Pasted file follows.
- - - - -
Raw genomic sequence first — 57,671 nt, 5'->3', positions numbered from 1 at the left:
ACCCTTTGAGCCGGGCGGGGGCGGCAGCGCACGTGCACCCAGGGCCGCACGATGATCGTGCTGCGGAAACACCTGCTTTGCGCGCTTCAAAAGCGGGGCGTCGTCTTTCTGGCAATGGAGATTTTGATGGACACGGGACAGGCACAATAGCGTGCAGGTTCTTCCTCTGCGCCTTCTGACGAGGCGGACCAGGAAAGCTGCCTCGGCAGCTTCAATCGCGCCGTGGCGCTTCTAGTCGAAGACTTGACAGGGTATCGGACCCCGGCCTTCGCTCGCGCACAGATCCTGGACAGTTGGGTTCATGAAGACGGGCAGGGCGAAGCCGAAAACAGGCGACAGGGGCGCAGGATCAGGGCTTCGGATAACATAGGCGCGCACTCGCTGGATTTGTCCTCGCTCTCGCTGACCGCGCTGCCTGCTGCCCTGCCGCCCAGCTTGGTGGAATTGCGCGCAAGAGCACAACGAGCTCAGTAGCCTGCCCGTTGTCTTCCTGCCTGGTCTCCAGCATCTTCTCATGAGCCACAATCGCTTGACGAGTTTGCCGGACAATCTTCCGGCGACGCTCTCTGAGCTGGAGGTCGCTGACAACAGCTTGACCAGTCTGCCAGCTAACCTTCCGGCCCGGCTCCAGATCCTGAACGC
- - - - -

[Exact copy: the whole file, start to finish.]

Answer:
Raw genomic sequence first — 57,671 nt, 5'->3', positions numbered from 1 at the left:
ACCCTTTGAGCCGGGCGGGGGCGGCAGCGCACGTGCACCCAGGGCCGCACGATGATCGTGCTGCGGAAACACCTGCTTTGCGCGCTTCAAAAGCGGGGCGTCGTCTTTCTGGCAATGGAGATTTTGATGGACACGGGACAGGCACAATAGCGTGCAGGTTCTTCCTCTGCGCCTTCTGACGAGGCGGACCAGGAAAGCTGCCTCGGCAGCTTCAATCGCGCCGTGGCGCTTCTAGTCGAAGACTTGACAGGGTATCGGACCCCGGCCTTCGCTCGCGCACAGATCCTGGACAGTTGGGTTCATGAAGACGGGCAGGGCGAAGCCGAAAACAGGCGACAGGGGCGCAGGATCAGGGCTTCGGATAACATAGGCGCGCACTCGCTGGATTTGTCCTCGCTCTCGCTGACCGCGCTGCCTGCTGCCCTGCCGCCCAGCTTGGTGGAATTGCGCGCAAGAGCACAACGAGCTCAGTAGCCTGCCCGTTGTCTTCCTGCCTGGTCTCCAGCATCTTCTCATGAGCCACAATCGCTTGACGAGTTTGCCGGACAATCTTCCGGCGACGCTCTCTGAGCTGGAGGTCGCTGACAACAGCTTGACCAGTCTGCCAGCTAACCTTCCGGCCCGGCTCCAGATCCTGAACGC